Postgraduate Seminar Presentation : Continuous millifluidic reactors for robust production of supported catalyst nanoparticles

Speaker Wong Wai Kwan (Supervisor: A/Prof Saif A Khan)

Host Department of Chemical and Biomolecular Engineering

Date/Time 21 Sep - 21 Sep, 10.00am

Venue E5-02-32 , Faculty of Engineering, National University of Singapore

Synopsis

Noble ultra-small metal nanoparticles, such as palladium, platinum and rhodium, are invaluable catalysts for the synthesis of a plethora of materials, ranging from pharmaceutical drugs to polymers and fertilizers due to their unique catalytic activities and large surface area-to-volume ratios. Conventionally, they are deposited on support material as these ultra-small nanoparticles tend to agglomerate. To achieve excellent catalytic activity, stability and high selectivity towards the desired products, these metal nanoparticles have to be synthesized in a controlled process and be well-dispersed on the support. Specifically, colloidal deposition is the process of choice for synthesis of supported nanoparticles because it enables the deposition of nanoparticles with complex compositions and shapes on the support material, since the physical properties of the colloid nanoparticles are not affected by the deposition process. Typically, colloidal deposition is performed using bulk batch processes, where the size monodispersity and distribution of nanoparticles on supports are difficult to control due to severe mixing limitations. Such drawbacks can be mitigated by the use of continuous flow microfluidic reactors due to their rapid mixing and precise controlled reaction parameters in a small reaction volume. Here, we present a robust triphasic millireactor for continuous synthesis of supported nanoparticles in a single microfluidic reactor by conducting synthesis of ultra-small nanoparticles and their deposition on support material simultaneously. With this continuous flow reactor, we demonstrate the tunability of the coverage of metallic nanoparticles on the support, and also the generality of our method for different nanoparticles types, such as bi-/tri-metallics, and different supports. We envision that this continuous flow reactor can be employed for high throughput production of supported nanoparticles by coupling scaling-up and parallelization, which can likely meet or exceed demand for their application in specialty and fine chemical industries.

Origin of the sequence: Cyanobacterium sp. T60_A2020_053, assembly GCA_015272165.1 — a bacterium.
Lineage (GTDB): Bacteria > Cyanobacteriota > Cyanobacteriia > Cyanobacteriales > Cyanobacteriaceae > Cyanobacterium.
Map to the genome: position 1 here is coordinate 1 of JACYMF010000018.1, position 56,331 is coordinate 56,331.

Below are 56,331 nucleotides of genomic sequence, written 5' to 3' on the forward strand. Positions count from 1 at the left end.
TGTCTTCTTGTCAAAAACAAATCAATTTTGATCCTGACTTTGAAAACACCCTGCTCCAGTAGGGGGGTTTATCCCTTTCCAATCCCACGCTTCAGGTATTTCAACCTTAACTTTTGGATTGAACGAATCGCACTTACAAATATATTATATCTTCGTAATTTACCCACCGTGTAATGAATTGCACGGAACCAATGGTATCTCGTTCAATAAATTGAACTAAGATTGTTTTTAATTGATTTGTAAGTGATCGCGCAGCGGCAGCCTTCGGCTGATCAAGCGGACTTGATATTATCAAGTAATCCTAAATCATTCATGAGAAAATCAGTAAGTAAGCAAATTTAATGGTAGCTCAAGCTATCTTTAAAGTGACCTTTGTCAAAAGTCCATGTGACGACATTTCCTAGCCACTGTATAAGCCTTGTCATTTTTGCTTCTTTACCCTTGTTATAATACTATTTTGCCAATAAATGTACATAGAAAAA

Biography